Memories have been used in literature since ancient time, but the use of memories in relation to emotions have been less evident prior to the introduction of individuality as seen in later writings. Homer writes an entire epic in “The Iliad” giving a memorable account of the gods and their actions “sing goddess, the anger of Peleus’ son Achilleus and its devastation…since that time when first there stood division of conflict Atreus; son the lord of men and brilliant Achillues” (Damrosch, Alliston, & Brown, et. Al., 2008, p. 140, 1-8). Although this quote gives strong ideas to the reader the emotions of recounting the story are not evident. The entire epic is written as a formal account with no personal reflection by the narrator. Another example is the writing of Genesis.
The account of Adam and Eve in the garden of Eden given in chapter three gives little insight into the role of human emotion, “and the woman saw that the tree was good for eating…she took of its fruit and ate, and she also have to her man and he ate, and the eyes of the two were opened, and they knew they were naked, and they sewed fig leaves and made themselves loincloths” (Damrosch, Alliston, & Brown, et. Al., 2008, p. 64, para. 2). This ancient writing did not give any insight into how this profound action affected the emotions of Adam and Eve. It is not until we read the 17th century version of this story in “Paradise Lost” by John Milton that readers are given an idea of how the couple felt. An exceptional example of emotion comes when Eve is faced with the fact that she has sinned and wishes Adam to join her because she is fearful of being alone in her sin “confirm’d then I resolve, Adam shall share with me in bliss or woe: so dear I love him, that with him all deaths I could endure, without him live no life” (Damrosch, Alliston, & Brown, et. Al., 2008, p. 1790, 830-833). It is evident that the later writing of offers far greater example of emotion than that of the past. The memories of ancient literature do not express feelings of happiness, joy, regret, or remorse, as in the case Eve in “Paradise Lost”, they merely offer the reader an account of deeds done by the characters. Readers are left to consider for themselves how the actions affected the characters.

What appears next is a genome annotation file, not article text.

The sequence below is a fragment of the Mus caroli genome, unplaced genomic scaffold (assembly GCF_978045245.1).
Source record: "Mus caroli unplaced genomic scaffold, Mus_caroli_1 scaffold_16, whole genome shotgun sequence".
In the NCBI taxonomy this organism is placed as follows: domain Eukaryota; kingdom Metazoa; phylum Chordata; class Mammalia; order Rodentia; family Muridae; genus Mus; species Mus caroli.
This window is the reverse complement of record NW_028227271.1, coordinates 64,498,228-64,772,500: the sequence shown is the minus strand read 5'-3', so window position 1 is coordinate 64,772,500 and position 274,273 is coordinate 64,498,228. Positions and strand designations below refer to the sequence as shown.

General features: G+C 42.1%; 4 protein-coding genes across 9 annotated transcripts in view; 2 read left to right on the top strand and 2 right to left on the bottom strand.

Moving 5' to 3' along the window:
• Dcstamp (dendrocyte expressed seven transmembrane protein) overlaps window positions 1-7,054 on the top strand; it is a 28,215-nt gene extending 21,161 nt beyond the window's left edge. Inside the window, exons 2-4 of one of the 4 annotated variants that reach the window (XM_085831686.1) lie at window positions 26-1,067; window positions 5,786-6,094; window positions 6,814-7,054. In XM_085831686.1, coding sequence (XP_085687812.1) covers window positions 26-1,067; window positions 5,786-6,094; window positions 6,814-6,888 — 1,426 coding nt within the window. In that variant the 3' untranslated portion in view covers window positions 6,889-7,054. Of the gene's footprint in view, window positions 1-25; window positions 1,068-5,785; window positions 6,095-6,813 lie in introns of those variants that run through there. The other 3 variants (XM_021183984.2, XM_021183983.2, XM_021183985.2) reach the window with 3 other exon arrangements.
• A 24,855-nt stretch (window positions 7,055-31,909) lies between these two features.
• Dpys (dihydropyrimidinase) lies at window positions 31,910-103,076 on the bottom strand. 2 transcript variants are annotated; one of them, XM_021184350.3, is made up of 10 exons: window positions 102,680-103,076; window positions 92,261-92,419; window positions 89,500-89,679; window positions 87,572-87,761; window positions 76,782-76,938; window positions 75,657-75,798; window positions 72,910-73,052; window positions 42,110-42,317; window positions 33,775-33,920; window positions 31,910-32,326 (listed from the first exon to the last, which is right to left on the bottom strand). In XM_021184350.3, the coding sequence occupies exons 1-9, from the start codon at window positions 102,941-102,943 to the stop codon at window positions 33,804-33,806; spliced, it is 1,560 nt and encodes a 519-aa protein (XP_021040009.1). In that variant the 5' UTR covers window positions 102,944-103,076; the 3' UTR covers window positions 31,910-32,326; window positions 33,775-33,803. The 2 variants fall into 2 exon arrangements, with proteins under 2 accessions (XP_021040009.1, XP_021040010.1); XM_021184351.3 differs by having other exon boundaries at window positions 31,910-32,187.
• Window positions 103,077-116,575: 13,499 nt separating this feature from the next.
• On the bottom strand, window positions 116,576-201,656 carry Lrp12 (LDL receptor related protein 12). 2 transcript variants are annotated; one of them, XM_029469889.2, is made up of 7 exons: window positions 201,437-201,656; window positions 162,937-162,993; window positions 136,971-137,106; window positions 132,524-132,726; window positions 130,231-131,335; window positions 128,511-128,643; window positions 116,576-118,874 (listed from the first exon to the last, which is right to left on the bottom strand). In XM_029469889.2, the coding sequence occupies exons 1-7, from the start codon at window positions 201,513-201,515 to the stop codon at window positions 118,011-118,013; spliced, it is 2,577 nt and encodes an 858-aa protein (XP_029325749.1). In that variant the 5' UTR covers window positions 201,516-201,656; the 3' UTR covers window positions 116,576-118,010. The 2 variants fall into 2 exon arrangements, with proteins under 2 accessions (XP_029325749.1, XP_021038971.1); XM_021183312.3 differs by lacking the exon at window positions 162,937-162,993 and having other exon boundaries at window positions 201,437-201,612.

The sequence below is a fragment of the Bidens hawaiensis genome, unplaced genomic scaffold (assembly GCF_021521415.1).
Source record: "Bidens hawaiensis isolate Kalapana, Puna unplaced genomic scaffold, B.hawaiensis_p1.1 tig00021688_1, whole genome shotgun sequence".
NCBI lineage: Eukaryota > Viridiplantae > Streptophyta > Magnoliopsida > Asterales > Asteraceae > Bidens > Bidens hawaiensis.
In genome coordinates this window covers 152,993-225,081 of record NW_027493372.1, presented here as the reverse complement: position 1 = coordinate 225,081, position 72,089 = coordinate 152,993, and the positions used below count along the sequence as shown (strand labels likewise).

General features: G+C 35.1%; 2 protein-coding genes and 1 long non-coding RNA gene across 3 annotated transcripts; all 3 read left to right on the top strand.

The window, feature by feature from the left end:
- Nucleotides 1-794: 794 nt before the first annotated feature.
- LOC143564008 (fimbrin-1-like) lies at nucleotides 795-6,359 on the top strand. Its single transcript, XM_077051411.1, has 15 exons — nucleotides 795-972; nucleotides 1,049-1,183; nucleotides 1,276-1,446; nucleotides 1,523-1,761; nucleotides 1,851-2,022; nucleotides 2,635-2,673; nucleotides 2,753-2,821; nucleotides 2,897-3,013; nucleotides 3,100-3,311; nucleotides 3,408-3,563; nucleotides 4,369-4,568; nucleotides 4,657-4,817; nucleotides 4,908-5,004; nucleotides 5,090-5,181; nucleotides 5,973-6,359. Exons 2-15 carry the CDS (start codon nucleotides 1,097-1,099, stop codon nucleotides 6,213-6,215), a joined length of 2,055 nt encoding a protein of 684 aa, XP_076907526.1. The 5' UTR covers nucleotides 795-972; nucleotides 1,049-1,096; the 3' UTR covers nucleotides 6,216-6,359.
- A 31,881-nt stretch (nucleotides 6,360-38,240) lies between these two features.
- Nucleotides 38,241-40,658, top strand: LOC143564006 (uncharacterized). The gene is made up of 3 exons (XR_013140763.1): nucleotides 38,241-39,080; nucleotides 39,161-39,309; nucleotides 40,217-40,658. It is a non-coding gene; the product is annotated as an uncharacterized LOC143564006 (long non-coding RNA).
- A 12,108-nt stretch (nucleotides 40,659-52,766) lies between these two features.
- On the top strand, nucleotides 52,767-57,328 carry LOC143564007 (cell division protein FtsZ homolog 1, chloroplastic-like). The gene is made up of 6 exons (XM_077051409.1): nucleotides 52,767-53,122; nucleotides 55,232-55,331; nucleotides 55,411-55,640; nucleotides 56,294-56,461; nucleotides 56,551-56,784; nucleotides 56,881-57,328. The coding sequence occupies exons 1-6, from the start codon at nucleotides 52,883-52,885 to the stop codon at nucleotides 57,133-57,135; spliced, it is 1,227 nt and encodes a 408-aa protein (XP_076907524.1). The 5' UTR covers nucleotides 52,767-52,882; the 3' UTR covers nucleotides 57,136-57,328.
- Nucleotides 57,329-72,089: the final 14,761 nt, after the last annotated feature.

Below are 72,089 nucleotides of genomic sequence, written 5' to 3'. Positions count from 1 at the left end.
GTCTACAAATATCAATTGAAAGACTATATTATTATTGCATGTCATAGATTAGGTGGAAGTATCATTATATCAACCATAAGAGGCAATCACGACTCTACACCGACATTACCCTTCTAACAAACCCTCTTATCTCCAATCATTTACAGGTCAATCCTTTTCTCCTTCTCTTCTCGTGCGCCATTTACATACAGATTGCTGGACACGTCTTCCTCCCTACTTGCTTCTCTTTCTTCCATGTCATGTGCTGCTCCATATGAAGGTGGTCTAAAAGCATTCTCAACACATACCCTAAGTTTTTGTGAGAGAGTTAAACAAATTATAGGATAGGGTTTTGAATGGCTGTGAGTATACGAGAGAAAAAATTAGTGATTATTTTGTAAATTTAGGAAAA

Emotion and Romanticism
The literary masterpieces of the 17th and 18th century were written in a time when romanticism was changing the way authors were writing. The dry accounts of the ancient times shifted as writers became more focused on the individual. With consideration of the individual there was more focus on feelings, emotions, and nature. The significant works of poetry of this time period give excellent insight into emotions. Memories and the emotions that they create are a common focus of the time of romanticism. Memories evoke different emotions in different people, and the literature of this time captures these emotions allowing readers to explore these emotions and relate to others in their own humanity.
Brooklyn College English Department. (2009). Romanticism. Retrieved from http://academic.brooklyn.cuny.edu/english/melani/cs6/rom.html
Damrosch, D., Alliston, A., Brown, M., duBois, P., Hafez, S., Heise, U.K., et al. (2008). The Longman anthology of world literature: Compact edition. New York, NY: Pearson Longman